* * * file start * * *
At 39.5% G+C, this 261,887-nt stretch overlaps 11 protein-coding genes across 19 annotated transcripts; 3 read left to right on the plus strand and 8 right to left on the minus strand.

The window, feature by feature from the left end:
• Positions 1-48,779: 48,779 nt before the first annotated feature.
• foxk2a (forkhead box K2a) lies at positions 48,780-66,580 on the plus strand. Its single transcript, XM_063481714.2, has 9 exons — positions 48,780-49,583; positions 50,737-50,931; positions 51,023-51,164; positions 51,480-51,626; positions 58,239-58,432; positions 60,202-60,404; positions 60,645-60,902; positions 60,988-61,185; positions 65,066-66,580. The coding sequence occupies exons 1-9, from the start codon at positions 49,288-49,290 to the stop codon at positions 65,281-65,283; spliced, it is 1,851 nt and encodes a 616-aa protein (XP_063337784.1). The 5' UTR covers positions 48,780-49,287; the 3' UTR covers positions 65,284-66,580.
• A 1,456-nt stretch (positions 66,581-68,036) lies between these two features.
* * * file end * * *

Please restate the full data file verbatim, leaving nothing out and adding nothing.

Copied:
At 39.5% G+C, this 261,887-nt stretch overlaps 11 protein-coding genes across 19 annotated transcripts; 3 read left to right on the plus strand and 8 right to left on the minus strand.

The window, feature by feature from the left end:
• Positions 1-48,779: 48,779 nt before the first annotated feature.
• foxk2a (forkhead box K2a) lies at positions 48,780-66,580 on the plus strand. Its single transcript, XM_063481714.2, has 9 exons — positions 48,780-49,583; positions 50,737-50,931; positions 51,023-51,164; positions 51,480-51,626; positions 58,239-58,432; positions 60,202-60,404; positions 60,645-60,902; positions 60,988-61,185; positions 65,066-66,580. The coding sequence occupies exons 1-9, from the start codon at positions 49,288-49,290 to the stop codon at positions 65,281-65,283; spliced, it is 1,851 nt and encodes a 616-aa protein (XP_063337784.1). The 5' UTR covers positions 48,780-49,287; the 3' UTR covers positions 65,284-66,580.
• A 1,456-nt stretch (positions 66,581-68,036) lies between these two features.